Council’s Override of the Mayoral Veto

1 07 2015

In the aftermath of the Council’s override of Mayor Caldwell’s veto of the latest sit-lie bill, it might be a good time to reflect on the path we are taking with regard to the issue of homelessness. Bill 6, which expanded the City’s sit-lie law is in effect following the Council’s override of the Mayor’s veto on June 3rd. The Mayor never objected to the ultimate goal of the bill, which was to protect local business and their right to engage in commerce without obstruction. His main concern was the fact that it could be legally challenged.

Perhaps Bill 6 might not have been necessary if the Administration had begun to enforce existing stored property ordinances, especially in those areas identified in Bill 6, before instead of after passage. But it is worth remembering that while the Mayor may have the luxury of restricting his attention to matters of island-wide importance, each Councilmember by design must be primarily concerned with the issues affecting the constituents he or she represents.

That is why in the eyes of the Council, something had to be done for those affected businesses, similarly for what we did for Waikiki. In our eyes, no one Oahu business is more important than another. Over the past two years, the City Council has taken extraordinary steps to provide the Administration with the resources to manage our homeless issues – nearly $50 million in Fiscal Year 2014 and another $30-plus million for FY 2015. My concern is that we have very little to show for it – despite all statements about the urgency of the problem. Where is the transitional housing? Where is the permanent housing? These are absolutely critical to prevent homeless persons from merely shifting from one locale to another. Housing First is nothing without housing.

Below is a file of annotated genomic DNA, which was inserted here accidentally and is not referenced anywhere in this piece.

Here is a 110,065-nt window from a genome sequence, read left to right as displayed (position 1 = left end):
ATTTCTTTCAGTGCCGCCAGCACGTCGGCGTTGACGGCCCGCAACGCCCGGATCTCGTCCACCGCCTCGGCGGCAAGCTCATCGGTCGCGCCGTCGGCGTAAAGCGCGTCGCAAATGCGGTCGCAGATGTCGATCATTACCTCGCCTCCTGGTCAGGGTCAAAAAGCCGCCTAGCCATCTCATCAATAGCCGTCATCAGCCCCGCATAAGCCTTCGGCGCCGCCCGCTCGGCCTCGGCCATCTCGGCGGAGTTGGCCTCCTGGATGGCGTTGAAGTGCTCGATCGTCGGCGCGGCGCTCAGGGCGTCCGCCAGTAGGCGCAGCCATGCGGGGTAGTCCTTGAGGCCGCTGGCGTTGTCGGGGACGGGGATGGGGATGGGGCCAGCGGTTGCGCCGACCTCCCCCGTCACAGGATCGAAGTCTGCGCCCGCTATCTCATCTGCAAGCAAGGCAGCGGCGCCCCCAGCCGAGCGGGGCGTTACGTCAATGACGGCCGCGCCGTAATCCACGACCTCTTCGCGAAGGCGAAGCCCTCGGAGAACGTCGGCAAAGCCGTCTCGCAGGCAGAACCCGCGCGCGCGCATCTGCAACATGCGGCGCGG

As for the criticism that the Council and the Administration are not working hand in hand to solve the problem of homelessness, I see the Council-Mayor relationship historically as a system of checks and balances. We are not, and cannot be a rubber stamp for the Administration. With an issue as complex as homelessness, or even rail, differences of opinion will emerge along with different approaches to solve the problems.

Like each of the eight other members on the Council, I also have a district with pressing needs and concerns. I advocate for the resources to meet those needs and I rely on the support of my colleagues to be successful. Likewise, I supported my colleagues whose districts are being overrun by illegal campsites and who preferred to override the Mayor’s veto. Bill 6 which may not be perfect but it is the best we have at this point in time. As evidenced by the recent armed robbery at the Kukaniloko site in Wahiawa recently, the problems associated with unchecked homeless encampments may already have grown to a significant level in our district as it has in other Council districts. We need to provide law enforcement with adequate tools to protect our residents and local businesses in Wahiawa as well as Waikiki.



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